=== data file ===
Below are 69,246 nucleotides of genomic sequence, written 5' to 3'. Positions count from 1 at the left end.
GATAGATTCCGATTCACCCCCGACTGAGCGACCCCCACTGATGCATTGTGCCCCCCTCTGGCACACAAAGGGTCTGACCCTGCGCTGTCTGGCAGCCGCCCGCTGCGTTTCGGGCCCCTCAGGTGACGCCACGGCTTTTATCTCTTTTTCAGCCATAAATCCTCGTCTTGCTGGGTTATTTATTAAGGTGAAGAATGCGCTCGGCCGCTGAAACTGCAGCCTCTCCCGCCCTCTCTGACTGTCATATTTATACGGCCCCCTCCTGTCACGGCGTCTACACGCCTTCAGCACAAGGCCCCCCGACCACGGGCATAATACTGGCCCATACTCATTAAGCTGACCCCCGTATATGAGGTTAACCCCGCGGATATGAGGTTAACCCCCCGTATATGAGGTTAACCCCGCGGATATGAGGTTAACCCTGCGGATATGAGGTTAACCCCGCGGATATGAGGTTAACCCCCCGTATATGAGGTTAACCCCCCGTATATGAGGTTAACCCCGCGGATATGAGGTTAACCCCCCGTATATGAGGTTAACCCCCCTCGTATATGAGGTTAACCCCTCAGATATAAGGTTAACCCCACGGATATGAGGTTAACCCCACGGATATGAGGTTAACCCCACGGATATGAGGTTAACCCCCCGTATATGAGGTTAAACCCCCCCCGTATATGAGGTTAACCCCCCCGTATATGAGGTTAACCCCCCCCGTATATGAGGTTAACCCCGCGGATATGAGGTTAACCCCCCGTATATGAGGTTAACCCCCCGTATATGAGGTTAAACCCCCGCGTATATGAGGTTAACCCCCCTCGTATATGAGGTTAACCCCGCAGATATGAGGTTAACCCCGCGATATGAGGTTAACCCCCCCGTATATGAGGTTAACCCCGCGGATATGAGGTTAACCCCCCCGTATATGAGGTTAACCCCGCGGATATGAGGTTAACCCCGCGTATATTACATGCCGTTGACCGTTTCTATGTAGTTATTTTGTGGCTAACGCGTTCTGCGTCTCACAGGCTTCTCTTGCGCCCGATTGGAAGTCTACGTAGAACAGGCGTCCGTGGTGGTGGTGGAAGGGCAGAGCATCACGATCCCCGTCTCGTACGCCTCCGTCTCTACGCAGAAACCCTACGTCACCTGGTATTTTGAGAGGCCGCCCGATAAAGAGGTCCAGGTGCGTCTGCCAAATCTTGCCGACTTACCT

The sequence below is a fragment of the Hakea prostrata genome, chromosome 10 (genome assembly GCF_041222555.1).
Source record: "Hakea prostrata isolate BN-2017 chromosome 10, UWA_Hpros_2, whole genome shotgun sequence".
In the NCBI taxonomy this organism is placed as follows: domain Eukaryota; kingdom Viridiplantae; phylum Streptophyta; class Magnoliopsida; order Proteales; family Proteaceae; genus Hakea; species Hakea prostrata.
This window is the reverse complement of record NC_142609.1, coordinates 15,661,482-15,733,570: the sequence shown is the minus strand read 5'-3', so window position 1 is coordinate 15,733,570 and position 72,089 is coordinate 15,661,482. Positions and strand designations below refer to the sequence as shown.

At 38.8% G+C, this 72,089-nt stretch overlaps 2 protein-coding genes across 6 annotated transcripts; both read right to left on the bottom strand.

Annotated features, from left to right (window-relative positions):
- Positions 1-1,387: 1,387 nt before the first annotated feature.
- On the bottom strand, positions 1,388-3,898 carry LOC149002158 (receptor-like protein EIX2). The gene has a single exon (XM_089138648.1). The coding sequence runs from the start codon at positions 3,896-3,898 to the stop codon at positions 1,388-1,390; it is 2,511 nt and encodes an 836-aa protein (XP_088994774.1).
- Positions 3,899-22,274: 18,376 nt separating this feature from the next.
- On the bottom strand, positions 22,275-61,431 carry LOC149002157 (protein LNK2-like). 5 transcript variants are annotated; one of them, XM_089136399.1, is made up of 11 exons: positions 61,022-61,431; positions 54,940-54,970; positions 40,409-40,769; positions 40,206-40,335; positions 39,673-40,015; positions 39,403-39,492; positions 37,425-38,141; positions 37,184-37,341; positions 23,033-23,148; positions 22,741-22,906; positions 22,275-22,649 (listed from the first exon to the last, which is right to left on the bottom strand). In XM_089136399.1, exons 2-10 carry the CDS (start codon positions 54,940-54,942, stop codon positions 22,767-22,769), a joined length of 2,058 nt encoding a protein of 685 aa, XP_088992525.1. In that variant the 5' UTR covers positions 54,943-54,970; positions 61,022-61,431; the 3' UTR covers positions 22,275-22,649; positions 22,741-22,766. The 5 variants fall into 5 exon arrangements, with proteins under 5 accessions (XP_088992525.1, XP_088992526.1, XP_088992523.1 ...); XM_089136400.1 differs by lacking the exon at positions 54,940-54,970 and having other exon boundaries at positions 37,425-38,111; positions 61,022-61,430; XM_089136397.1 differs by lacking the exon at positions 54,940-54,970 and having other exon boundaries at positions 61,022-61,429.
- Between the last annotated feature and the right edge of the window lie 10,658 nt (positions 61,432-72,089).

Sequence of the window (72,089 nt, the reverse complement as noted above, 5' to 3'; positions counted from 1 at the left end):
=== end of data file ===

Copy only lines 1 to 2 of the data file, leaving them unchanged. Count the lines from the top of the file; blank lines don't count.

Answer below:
Below are 69,246 nucleotides of genomic sequence, written 5' to 3'. Positions count from 1 at the left end.
GATAGATTCCGATTCACCCCCGACTGAGCGACCCCCACTGATGCATTGTGCCCCCCTCTGGCACACAAAGGGTCTGACCCTGCGCTGTCTGGCAGCCGCCCGCTGCGTTTCGGGCCCCTCAGGTGACGCCACGGCTTTTATCTCTTTTTCAGCCATAAATCCTCGTCTTGCTGGGTTATTTATTAAGGTGAAGAATGCGCTCGGCCGCTGAAACTGCAGCCTCTCCCGCCCTCTCTGACTGTCATATTTATACGGCCCCCTCCTGTCACGGCGTCTACACGCCTTCAGCACAAGGCCCCCCGACCACGGGCATAATACTGGCCCATACTCATTAAGCTGACCCCCGTATATGAGGTTAACCCCGCGGATATGAGGTTAACCCCCCGTATATGAGGTTAACCCCGCGGATATGAGGTTAACCCTGCGGATATGAGGTTAACCCCGCGGATATGAGGTTAACCCCCCGTATATGAGGTTAACCCCCCGTATATGAGGTTAACCCCGCGGATATGAGGTTAACCCCCCGTATATGAGGTTAACCCCCCTCGTATATGAGGTTAACCCCTCAGATATAAGGTTAACCCCACGGATATGAGGTTAACCCCACGGATATGAGGTTAACCCCACGGATATGAGGTTAACCCCCCGTATATGAGGTTAAACCCCCCCCGTATATGAGGTTAACCCCCCCGTATATGAGGTTAACCCCCCCCGTATATGAGGTTAACCCCGCGGATATGAGGTTAACCCCCCGTATATGAGGTTAACCCCCCGTATATGAGGTTAAACCCCCGCGTATATGAGGTTAACCCCCCTCGTATATGAGGTTAACCCCGCAGATATGAGGTTAACCCCGCGATATGAGGTTAACCCCCCCGTATATGAGGTTAACCCCGCGGATATGAGGTTAACCCCCCCGTATATGAGGTTAACCCCGCGGATATGAGGTTAACCCCGCGTATATTACATGCCGTTGACCGTTTCTATGTAGTTATTTTGTGGCTAACGCGTTCTGCGTCTCACAGGCTTCTCTTGCGCCCGATTGGAAGTCTACGTAGAACAGGCGTCCGTGGTGGTGGTGGAAGGGCAGAGCATCACGATCCCCGTCTCGTACGCCTCCGTCTCTACGCAGAAACCCTACGTCACCTGGTATTTTGAGAGGCCGCCCGATAAAGAGGTCCAGGTGCGTCTGCCAAATCTTGCCGACTTACCT